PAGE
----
In sales organizations, normal training can only go so far. It doesn’t occur formally every day. Most of the time, it requires a hefty investment, both of money and time. On the other hand, sales coaching can happen both formally and informally, any time a sales manager observes and interacts with a sales rep, with the goal of helping that sales rep improve. The best sales leaders and managers will coach formally on a regular basis (by way of monthly or weekly meetings) and informally as needed.
What is sales coaching?
The International Coach Federation defines coaching as “an interactive process to help individuals and organizations develop more rapidly and produce more satisfying results; improving others’ abilities to set goals, take action, make better decisions and make full use of their natural strengths.” When looked at from a sales enablement perspective, this specifically refers to helping reps close more deals, generate more revenue, and grow (personally or professionally) as an individual or team.
Why is it a challenge?
Many great sales reps figure out how to be great by simply working with and observing peers, especially in the first formative weeks when new reps are learning the ropes. However, that doesn't mean that the only learning should occur with peers. It is too easy for sales leaders to default to immediate supervisors for coaching, but it is much more effective when timed appropriately and comes from all levels of management. While it's ideal that all management is involved in coaching, there is a fine line between coaching and micromanaging. Further, there is a good chance that immediate managers have never received any sales leadership training, or even experience coaching while they were a sales rep. This can lead to difficult onboarding, inefficient work processes and habits, and slower professional growth for those being coached.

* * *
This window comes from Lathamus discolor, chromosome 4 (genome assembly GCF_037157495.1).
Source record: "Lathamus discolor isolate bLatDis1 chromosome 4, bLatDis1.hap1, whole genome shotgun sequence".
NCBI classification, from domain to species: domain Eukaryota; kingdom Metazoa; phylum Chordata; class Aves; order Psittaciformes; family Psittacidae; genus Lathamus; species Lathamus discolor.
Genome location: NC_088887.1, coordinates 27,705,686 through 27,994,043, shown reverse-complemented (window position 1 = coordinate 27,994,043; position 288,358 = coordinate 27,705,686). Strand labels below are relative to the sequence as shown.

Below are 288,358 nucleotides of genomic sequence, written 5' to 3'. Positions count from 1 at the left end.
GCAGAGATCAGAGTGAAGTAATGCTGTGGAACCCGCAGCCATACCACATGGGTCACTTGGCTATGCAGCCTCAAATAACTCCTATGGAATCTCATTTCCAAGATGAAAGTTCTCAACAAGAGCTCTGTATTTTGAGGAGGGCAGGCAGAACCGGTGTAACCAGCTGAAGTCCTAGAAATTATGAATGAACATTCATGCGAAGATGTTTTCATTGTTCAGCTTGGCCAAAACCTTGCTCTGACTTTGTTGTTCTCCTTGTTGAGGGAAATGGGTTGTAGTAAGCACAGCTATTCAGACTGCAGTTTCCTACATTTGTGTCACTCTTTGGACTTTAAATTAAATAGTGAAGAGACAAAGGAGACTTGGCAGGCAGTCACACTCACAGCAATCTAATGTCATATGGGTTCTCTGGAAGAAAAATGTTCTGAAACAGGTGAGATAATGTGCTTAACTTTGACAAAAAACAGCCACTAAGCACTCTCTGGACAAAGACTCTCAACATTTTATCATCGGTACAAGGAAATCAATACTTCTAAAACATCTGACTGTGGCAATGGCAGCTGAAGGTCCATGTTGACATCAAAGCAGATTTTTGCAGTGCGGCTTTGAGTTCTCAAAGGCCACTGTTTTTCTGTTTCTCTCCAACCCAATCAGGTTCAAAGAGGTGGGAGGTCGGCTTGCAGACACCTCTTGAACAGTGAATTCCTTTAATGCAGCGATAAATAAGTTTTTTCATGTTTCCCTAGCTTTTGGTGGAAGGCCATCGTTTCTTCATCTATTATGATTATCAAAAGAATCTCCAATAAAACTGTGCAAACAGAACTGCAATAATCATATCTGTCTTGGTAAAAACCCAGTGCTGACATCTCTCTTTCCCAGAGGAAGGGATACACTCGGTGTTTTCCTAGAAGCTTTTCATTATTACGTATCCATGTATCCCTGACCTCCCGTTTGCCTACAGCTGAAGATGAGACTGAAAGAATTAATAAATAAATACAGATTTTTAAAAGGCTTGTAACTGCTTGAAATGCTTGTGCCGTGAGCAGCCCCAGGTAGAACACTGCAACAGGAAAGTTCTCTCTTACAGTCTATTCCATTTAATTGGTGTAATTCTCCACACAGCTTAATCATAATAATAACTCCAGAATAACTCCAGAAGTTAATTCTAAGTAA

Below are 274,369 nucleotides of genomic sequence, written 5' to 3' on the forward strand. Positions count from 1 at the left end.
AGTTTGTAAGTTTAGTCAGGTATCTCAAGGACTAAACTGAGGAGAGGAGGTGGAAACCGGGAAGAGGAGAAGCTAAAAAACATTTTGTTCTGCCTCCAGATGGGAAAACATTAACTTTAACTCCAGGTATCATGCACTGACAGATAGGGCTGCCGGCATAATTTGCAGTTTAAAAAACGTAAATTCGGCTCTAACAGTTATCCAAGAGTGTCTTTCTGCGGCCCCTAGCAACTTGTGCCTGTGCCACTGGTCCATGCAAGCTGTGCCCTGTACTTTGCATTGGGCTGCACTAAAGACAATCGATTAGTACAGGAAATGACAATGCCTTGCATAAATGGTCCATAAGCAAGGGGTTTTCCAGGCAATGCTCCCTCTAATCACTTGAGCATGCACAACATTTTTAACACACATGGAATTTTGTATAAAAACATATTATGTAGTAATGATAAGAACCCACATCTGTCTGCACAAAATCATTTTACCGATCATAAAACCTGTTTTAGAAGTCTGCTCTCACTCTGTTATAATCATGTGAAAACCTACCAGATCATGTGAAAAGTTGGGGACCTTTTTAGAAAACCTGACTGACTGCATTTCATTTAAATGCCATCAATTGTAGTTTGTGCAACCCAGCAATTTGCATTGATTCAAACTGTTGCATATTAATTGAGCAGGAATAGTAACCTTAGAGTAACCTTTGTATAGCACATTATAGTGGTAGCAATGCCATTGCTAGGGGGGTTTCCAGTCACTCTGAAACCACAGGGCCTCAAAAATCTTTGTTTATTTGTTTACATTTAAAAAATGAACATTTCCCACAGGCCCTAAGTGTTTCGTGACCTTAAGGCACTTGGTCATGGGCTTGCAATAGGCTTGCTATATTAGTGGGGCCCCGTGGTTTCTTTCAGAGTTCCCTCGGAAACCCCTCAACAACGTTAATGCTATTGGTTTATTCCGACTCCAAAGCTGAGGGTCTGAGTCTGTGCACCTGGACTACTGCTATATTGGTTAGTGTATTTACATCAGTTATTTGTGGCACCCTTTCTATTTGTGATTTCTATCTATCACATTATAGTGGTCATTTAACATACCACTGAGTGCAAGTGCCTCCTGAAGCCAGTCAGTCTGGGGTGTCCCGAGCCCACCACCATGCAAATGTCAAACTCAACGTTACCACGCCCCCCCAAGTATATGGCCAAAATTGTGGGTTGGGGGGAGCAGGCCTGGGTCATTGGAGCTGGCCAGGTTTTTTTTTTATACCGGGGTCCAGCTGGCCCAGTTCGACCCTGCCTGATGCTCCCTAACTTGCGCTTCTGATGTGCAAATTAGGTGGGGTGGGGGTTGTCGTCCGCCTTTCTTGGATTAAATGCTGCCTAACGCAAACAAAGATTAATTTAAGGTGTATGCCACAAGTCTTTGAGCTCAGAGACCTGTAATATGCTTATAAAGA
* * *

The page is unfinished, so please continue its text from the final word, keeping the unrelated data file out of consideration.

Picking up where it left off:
What can you do about it?
One of the most important responsibilities that a sales enablement team can own is to help turn all sales managers into great sales coaches. There are a variety of studies that show how training, followed by sales coaching, will yield the best improvements in sales rep skills. Therefore, sales enablement teams should train sales managers to be great coaches by providing them with an easy way to keep track of and follow up on coaching topics, plus a list of themes to look for. Sales enablement teams should be available to provide guidance—both written and verbal—for the manager and rep to refer to regarding those topics. Wrapping all of this into a coaching guide is a great place to start, but just like sales playbooks, it’s insufficient to just write it, hand it over, and expect to have it followed. Sales enablement teams need to regularly meet with the sales managers to make sure coaching is working, that all coaching opportunities and areas—both covered in the guide and all others—are discussed so that each manager is coaching as effectively as possible.
Brian Groth is the Sales Enablement Manager at Xactly Corp, where he successfully created and currently manages Xactly's entire sales enablement program, including the sales process, tools and training.